Transcript for Getting federal aid challenging for many undocumented workers
We're in the heart of the Latino community, of not only Illinois but also Chicago, which is a very big Mexican immigrant presence. There used to be a lot of optimism and a lot of grit. We're immigrants, and we came here to be able to give our children a better life. And I think that right now it's a much more challenging time. Rendon is an immigration advocate for the chicago-based nonprofit the resurrection project. I think folks are equally scared of the virus as they are scared of what this means for them in terms of getting deeper into poverty. And I think right now these two fears are so overwhelming to our families. Tough times that weigh heavy on Rendon. Both of her parents are undocumented. 15 of her family members have since tested positive for and she says when the virus attacks for the over half million undocumented immigrants in the state of Illinois, relief is absent. There are no benefits. There's no unemployment. There's no stimulus check that's going to come to the folks that we work with. So they're left with no option but to go to work or to find a way to be able to make a living. To lend a hand, the resurrection project has created a donation-based fund. We're going to this house, and she has four u.s.-citizen children, and her husband hasn't worked since the beginning of March. So we're going to give her her check, and hopefully that will help. From a public health perspective, we need to make sure that people who need to quarantine can stay home and that means they need to be able to pay their rent, pay their bills, put food on the table. We have to give people money to be able to do that.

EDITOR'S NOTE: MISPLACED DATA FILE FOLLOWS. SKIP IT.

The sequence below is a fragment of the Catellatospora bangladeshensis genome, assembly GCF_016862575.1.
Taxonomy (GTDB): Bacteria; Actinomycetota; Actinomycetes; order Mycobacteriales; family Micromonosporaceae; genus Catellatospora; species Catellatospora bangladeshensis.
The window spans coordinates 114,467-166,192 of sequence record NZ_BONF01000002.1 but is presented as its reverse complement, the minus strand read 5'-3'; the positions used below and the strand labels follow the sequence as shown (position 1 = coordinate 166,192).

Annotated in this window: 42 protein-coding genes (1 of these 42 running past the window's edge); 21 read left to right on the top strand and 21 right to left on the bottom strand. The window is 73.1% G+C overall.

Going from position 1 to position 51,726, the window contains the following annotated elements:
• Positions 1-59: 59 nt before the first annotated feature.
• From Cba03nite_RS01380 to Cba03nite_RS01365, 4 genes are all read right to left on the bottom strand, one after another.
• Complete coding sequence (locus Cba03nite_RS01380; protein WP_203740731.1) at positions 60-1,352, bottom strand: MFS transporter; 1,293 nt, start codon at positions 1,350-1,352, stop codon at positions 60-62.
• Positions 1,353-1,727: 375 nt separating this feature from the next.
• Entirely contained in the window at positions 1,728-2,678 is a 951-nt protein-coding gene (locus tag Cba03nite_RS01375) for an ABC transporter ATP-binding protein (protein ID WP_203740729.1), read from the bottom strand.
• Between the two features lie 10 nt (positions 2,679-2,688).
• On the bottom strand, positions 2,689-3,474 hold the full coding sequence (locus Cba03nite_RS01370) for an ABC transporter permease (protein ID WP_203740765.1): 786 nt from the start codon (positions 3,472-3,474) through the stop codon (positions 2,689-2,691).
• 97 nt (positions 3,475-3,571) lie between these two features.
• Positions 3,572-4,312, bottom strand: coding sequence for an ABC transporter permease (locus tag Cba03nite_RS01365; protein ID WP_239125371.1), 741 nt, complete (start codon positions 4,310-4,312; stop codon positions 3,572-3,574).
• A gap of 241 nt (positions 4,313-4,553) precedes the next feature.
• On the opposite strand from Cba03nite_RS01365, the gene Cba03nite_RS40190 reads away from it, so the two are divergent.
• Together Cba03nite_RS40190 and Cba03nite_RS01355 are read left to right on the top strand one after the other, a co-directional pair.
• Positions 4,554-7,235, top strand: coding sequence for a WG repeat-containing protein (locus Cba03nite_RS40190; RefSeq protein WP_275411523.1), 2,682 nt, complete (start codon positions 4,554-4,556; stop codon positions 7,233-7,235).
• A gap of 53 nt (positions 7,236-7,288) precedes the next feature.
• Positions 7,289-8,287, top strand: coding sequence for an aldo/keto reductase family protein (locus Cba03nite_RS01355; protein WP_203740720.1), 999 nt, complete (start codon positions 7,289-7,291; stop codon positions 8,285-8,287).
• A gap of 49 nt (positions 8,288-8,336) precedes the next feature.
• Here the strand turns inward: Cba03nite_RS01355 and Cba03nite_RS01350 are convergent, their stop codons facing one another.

This transcript has been automatically generated and may not be 100% accurate.